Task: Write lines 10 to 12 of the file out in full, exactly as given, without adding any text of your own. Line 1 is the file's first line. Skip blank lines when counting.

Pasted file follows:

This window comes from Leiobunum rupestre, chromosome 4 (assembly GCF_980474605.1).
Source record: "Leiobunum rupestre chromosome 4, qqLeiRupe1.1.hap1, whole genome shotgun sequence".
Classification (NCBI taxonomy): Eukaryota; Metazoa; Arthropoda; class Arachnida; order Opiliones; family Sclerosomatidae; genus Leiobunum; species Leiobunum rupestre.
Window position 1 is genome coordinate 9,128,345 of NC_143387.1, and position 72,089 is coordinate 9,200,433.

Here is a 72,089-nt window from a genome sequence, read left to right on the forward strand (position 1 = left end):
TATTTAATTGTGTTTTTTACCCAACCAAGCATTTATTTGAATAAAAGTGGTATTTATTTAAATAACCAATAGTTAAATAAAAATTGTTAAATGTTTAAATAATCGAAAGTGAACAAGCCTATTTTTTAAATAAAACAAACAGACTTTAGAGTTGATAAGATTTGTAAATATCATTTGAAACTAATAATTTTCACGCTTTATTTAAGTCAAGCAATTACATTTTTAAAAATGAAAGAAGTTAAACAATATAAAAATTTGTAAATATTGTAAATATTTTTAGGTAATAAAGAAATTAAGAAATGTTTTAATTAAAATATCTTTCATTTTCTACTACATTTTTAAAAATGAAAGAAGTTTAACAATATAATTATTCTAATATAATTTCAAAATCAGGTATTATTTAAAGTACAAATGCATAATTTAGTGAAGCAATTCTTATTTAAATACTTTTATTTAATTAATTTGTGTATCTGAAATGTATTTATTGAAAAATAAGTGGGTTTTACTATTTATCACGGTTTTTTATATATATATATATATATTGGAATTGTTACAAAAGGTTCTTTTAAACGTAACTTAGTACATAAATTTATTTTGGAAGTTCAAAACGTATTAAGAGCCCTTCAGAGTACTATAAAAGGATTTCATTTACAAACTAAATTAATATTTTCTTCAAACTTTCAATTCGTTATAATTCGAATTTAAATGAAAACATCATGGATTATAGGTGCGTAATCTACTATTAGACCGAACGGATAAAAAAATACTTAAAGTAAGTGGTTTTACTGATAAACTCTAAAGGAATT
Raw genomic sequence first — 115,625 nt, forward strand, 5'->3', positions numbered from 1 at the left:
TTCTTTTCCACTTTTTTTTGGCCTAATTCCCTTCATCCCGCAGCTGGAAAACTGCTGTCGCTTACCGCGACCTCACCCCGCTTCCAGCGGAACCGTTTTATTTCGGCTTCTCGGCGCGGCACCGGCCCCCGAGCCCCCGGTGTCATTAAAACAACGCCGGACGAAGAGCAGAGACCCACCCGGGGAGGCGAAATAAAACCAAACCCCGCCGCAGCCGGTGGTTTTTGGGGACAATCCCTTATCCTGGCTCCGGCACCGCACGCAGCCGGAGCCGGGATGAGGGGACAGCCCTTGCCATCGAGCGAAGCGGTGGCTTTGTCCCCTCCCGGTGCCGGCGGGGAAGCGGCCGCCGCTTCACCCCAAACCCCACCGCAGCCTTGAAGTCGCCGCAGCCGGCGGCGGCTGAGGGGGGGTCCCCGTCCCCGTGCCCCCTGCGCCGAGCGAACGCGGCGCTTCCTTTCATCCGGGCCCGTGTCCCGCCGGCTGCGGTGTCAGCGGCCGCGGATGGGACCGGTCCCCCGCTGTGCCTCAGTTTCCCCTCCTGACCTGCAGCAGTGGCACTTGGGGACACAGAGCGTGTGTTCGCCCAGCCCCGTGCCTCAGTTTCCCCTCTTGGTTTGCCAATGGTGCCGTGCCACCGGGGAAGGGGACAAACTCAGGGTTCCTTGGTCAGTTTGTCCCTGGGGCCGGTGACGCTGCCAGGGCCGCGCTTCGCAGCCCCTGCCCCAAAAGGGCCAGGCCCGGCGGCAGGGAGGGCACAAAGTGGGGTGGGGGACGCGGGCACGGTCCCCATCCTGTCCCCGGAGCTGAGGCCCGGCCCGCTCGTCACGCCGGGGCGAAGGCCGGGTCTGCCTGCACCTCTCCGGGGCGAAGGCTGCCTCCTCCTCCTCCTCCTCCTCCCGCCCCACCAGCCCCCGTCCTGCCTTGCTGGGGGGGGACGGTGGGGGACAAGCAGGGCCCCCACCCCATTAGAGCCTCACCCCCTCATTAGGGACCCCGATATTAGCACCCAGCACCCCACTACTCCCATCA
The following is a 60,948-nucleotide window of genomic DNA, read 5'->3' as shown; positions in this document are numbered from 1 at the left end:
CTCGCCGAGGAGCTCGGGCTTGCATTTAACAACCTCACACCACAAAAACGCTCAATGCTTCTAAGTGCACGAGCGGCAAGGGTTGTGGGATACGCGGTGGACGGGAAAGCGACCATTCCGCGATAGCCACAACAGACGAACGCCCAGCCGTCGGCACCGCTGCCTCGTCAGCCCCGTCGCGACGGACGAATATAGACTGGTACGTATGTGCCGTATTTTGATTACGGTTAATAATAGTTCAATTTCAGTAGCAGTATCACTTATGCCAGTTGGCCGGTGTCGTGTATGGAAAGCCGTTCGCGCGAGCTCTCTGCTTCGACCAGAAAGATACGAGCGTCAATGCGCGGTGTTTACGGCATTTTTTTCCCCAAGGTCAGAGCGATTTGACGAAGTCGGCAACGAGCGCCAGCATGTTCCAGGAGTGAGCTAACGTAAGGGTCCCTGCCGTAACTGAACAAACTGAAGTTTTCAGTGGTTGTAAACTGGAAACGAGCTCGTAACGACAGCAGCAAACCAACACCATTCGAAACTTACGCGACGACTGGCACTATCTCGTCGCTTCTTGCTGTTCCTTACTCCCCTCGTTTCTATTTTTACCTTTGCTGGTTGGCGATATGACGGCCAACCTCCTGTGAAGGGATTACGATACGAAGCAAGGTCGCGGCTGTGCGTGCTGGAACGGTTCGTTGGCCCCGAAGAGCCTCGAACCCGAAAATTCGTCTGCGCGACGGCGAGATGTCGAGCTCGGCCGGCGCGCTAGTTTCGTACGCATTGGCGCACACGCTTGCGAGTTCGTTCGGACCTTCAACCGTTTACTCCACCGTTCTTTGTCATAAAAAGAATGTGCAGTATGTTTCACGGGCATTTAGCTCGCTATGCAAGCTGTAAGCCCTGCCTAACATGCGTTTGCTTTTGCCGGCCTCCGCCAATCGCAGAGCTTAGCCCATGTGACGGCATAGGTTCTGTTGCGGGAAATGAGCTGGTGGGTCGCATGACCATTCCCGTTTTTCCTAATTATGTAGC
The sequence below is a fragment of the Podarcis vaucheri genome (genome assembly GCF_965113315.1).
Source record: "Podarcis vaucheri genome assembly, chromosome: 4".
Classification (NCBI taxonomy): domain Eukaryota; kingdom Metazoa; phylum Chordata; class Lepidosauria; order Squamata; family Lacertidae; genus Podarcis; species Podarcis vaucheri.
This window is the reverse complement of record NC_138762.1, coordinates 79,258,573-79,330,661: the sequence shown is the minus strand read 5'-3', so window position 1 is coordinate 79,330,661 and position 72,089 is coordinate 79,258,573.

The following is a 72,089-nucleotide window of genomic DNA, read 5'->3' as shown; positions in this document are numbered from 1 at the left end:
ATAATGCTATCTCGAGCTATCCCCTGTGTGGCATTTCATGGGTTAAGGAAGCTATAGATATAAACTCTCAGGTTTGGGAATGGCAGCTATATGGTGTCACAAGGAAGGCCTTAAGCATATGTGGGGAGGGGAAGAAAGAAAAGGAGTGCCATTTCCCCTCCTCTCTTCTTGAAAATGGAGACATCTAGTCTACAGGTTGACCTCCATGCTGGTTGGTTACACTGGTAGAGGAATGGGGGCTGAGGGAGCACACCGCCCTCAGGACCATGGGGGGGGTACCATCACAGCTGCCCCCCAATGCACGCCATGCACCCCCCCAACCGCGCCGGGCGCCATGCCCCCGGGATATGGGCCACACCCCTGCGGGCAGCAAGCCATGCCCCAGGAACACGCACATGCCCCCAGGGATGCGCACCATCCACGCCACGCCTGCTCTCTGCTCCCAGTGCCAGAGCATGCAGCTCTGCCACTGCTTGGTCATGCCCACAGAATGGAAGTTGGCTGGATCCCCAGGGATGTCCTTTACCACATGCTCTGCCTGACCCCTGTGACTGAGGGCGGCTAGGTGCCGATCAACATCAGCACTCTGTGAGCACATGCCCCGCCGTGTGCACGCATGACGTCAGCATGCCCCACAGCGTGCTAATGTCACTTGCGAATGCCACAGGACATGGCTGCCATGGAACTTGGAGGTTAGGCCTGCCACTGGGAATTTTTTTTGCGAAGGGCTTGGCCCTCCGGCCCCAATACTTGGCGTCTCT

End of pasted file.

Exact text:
CTCGCCGAGGAGCTCGGGCTTGCATTTAACAACCTCACACCACAAAAACGCTCAATGCTTCTAAGTGCACGAGCGGCAAGGGTTGTGGGATACGCGGTGGACGGGAAAGCGACCATTCCGCGATAGCCACAACAGACGAACGCCCAGCCGTCGGCACCGCTGCCTCGTCAGCCCCGTCGCGACGGACGAATATAGACTGGTACGTATGTGCCGTATTTTGATTACGGTTAATAATAGTTCAATTTCAGTAGCAGTATCACTTATGCCAGTTGGCCGGTGTCGTGTATGGAAAGCCGTTCGCGCGAGCTCTCTGCTTCGACCAGAAAGATACGAGCGTCAATGCGCGGTGTTTACGGCATTTTTTTCCCCAAGGTCAGAGCGATTTGACGAAGTCGGCAACGAGCGCCAGCATGTTCCAGGAGTGAGCTAACGTAAGGGTCCCTGCCGTAACTGAACAAACTGAAGTTTTCAGTGGTTGTAAACTGGAAACGAGCTCGTAACGACAGCAGCAAACCAACACCATTCGAAACTTACGCGACGACTGGCACTATCTCGTCGCTTCTTGCTGTTCCTTACTCCCCTCGTTTCTATTTTTACCTTTGCTGGTTGGCGATATGACGGCCAACCTCCTGTGAAGGGATTACGATACGAAGCAAGGTCGCGGCTGTGCGTGCTGGAACGGTTCGTTGGCCCCGAAGAGCCTCGAACCCGAAAATTCGTCTGCGCGACGGCGAGATGTCGAGCTCGGCCGGCGCGCTAGTTTCGTACGCATTGGCGCACACGCTTGCGAGTTCGTTCGGACCTTCAACCGTTTACTCCACCGTTCTTTGTCATAAAAAGAATGTGCAGTATGTTTCACGGGCATTTAGCTCGCTATGCAAGCTGTAAGCCCTGCCTAACATGCGTTTGCTTTTGCCGGCCTCCGCCAATCGCAGAGCTTAGCCCATGTGACGGCATAGGTTCTGTTGCGGGAAATGAGCTGGTGGGTCGCATGACCATTCCCGTTTTTCCTAATTATGTAGC
The sequence below is a fragment of the Podarcis vaucheri genome (genome assembly GCF_965113315.1).
Source record: "Podarcis vaucheri genome assembly, chromosome: 4".